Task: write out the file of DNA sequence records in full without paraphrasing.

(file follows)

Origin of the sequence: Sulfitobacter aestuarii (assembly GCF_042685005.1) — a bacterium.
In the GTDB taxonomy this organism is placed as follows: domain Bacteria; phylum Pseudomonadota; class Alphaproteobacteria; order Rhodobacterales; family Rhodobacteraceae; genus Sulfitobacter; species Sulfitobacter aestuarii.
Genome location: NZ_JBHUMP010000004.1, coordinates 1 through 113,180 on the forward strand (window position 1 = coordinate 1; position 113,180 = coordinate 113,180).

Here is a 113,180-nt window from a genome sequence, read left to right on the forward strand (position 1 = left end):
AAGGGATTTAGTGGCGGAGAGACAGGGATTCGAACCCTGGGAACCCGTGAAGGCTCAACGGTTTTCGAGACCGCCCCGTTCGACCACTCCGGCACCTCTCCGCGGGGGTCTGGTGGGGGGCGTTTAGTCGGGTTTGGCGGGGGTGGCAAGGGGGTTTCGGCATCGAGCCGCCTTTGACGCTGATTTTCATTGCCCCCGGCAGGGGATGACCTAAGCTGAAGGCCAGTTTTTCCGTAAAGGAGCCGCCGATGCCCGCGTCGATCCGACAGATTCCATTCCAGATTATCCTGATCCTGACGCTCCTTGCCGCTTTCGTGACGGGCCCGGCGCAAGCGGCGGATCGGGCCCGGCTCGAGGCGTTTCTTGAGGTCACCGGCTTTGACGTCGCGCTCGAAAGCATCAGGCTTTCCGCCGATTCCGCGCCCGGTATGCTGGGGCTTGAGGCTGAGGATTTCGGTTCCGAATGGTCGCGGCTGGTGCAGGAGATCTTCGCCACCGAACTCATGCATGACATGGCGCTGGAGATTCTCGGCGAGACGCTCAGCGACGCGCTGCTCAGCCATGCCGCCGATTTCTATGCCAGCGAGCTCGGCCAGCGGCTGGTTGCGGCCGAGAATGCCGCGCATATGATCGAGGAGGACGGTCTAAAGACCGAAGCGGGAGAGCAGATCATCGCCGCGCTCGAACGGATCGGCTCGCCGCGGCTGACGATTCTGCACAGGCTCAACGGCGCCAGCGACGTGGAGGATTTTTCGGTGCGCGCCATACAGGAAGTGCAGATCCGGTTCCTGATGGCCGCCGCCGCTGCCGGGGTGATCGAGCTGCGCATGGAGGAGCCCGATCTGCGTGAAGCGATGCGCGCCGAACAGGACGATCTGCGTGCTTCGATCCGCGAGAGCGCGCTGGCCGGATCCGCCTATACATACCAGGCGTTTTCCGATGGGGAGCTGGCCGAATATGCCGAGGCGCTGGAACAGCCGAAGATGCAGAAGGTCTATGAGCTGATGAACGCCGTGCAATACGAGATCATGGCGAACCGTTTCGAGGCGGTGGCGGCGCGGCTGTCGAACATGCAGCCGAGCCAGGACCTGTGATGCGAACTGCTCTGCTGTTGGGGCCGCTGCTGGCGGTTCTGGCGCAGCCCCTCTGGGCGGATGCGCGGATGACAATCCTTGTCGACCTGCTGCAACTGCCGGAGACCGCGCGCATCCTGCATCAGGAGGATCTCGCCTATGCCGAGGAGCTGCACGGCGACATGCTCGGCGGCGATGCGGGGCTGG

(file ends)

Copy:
Origin of the sequence: Sulfitobacter aestuarii (assembly GCF_042685005.1) — a bacterium.
In the GTDB taxonomy this organism is placed as follows: domain Bacteria; phylum Pseudomonadota; class Alphaproteobacteria; order Rhodobacterales; family Rhodobacteraceae; genus Sulfitobacter; species Sulfitobacter aestuarii.
Genome location: NZ_JBHUMP010000004.1, coordinates 1 through 113,180 on the forward strand (window position 1 = coordinate 1; position 113,180 = coordinate 113,180).

Here is a 113,180-nt window from a genome sequence, read left to right on the forward strand (position 1 = left end):
AAGGGATTTAGTGGCGGAGAGACAGGGATTCGAACCCTGGGAACCCGTGAAGGCTCAACGGTTTTCGAGACCGCCCCGTTCGACCACTCCGGCACCTCTCCGCGGGGGTCTGGTGGGGGGCGTTTAGTCGGGTTTGGCGGGGGTGGCAAGGGGGTTTCGGCATCGAGCCGCCTTTGACGCTGATTTTCATTGCCCCCGGCAGGGGATGACCTAAGCTGAAGGCCAGTTTTTCCGTAAAGGAGCCGCCGATGCCCGCGTCGATCCGACAGATTCCATTCCAGATTATCCTGATCCTGACGCTCCTTGCCGCTTTCGTGACGGGCCCGGCGCAAGCGGCGGATCGGGCCCGGCTCGAGGCGTTTCTTGAGGTCACCGGCTTTGACGTCGCGCTCGAAAGCATCAGGCTTTCCGCCGATTCCGCGCCCGGTATGCTGGGGCTTGAGGCTGAGGATTTCGGTTCCGAATGGTCGCGGCTGGTGCAGGAGATCTTCGCCACCGAACTCATGCATGACATGGCGCTGGAGATTCTCGGCGAGACGCTCAGCGACGCGCTGCTCAGCCATGCCGCCGATTTCTATGCCAGCGAGCTCGGCCAGCGGCTGGTTGCGGCCGAGAATGCCGCGCATATGATCGAGGAGGACGGTCTAAAGACCGAAGCGGGAGAGCAGATCATCGCCGCGCTCGAACGGATCGGCTCGCCGCGGCTGACGATTCTGCACAGGCTCAACGGCGCCAGCGACGTGGAGGATTTTTCGGTGCGCGCCATACAGGAAGTGCAGATCCGGTTCCTGATGGCCGCCGCCGCTGCCGGGGTGATCGAGCTGCGCATGGAGGAGCCCGATCTGCGTGAAGCGATGCGCGCCGAACAGGACGATCTGCGTGCTTCGATCCGCGAGAGCGCGCTGGCCGGATCCGCCTATACATACCAGGCGTTTTCCGATGGGGAGCTGGCCGAATATGCCGAGGCGCTGGAACAGCCGAAGATGCAGAAGGTCTATGAGCTGATGAACGCCGTGCAATACGAGATCATGGCGAACCGTTTCGAGGCGGTGGCGGCGCGGCTGTCGAACATGCAGCCGAGCCAGGACCTGTGATGCGAACTGCTCTGCTGTTGGGGCCGCTGCTGGCGGTTCTGGCGCAGCCCCTCTGGGCGGATGCGCGGATGACAATCCTTGTCGACCTGCTGCAACTGCCGGAGACCGCGCGCATCCTGCATCAGGAGGATCTCGCCTATGCCGAGGAGCTGCACGGCGACATGCTCGGCGGCGATGCGGGGCTGG